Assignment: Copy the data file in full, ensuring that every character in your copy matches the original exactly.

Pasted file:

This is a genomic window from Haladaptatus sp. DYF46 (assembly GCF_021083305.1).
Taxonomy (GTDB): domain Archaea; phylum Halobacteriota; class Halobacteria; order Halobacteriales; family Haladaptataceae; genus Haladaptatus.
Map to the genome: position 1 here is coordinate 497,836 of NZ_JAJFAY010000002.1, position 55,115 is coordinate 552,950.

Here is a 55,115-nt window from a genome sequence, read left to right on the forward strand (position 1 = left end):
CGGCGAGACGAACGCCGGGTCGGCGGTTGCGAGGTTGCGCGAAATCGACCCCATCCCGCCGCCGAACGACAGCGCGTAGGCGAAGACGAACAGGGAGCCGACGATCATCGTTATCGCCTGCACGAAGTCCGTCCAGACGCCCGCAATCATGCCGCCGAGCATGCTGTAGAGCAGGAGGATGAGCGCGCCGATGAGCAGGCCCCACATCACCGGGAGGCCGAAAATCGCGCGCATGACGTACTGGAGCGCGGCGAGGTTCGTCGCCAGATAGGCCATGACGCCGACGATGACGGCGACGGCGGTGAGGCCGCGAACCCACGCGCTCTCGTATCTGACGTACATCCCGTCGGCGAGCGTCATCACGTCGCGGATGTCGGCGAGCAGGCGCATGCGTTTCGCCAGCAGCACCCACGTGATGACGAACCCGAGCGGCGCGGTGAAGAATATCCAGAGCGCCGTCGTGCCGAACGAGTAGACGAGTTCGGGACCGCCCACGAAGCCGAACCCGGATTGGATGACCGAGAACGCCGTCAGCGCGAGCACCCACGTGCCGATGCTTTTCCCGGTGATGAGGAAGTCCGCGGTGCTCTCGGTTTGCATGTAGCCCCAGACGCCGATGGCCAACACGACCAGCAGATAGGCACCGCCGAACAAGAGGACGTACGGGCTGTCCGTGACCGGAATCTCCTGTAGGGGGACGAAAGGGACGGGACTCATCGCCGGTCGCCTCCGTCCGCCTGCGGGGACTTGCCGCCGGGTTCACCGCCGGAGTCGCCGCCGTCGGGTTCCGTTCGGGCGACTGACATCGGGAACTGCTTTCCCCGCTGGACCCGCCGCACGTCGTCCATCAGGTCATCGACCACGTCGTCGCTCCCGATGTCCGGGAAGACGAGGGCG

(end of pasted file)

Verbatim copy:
This is a genomic window from Haladaptatus sp. DYF46 (assembly GCF_021083305.1).
Taxonomy (GTDB): domain Archaea; phylum Halobacteriota; class Halobacteria; order Halobacteriales; family Haladaptataceae; genus Haladaptatus.
Map to the genome: position 1 here is coordinate 497,836 of NZ_JAJFAY010000002.1, position 55,115 is coordinate 552,950.

Here is a 55,115-nt window from a genome sequence, read left to right on the forward strand (position 1 = left end):
CGGCGAGACGAACGCCGGGTCGGCGGTTGCGAGGTTGCGCGAAATCGACCCCATCCCGCCGCCGAACGACAGCGCGTAGGCGAAGACGAACAGGGAGCCGACGATCATCGTTATCGCCTGCACGAAGTCCGTCCAGACGCCCGCAATCATGCCGCCGAGCATGCTGTAGAGCAGGAGGATGAGCGCGCCGATGAGCAGGCCCCACATCACCGGGAGGCCGAAAATCGCGCGCATGACGTACTGGAGCGCGGCGAGGTTCGTCGCCAGATAGGCCATGACGCCGACGATGACGGCGACGGCGGTGAGGCCGCGAACCCACGCGCTCTCGTATCTGACGTACATCCCGTCGGCGAGCGTCATCACGTCGCGGATGTCGGCGAGCAGGCGCATGCGTTTCGCCAGCAGCACCCACGTGATGACGAACCCGAGCGGCGCGGTGAAGAATATCCAGAGCGCCGTCGTGCCGAACGAGTAGACGAGTTCGGGACCGCCCACGAAGCCGAACCCGGATTGGATGACCGAGAACGCCGTCAGCGCGAGCACCCACGTGCCGATGCTTTTCCCGGTGATGAGGAAGTCCGCGGTGCTCTCGGTTTGCATGTAGCCCCAGACGCCGATGGCCAACACGACCAGCAGATAGGCACCGCCGAACAAGAGGACGTACGGGCTGTCCGTGACCGGAATCTCCTGTAGGGGGACGAAAGGGACGGGACTCATCGCCGGTCGCCTCCGTCCGCCTGCGGGGACTTGCCGCCGGGTTCACCGCCGGAGTCGCCGCCGTCGGGTTCCGTTCGGGCGACTGACATCGGGAACTGCTTTCCCCGCTGGACCCGCCGCACGTCGTCCATCAGGTCATCGACCACGTCGTCGCTCCCGATGTCCGGGAAGACGAGGGCG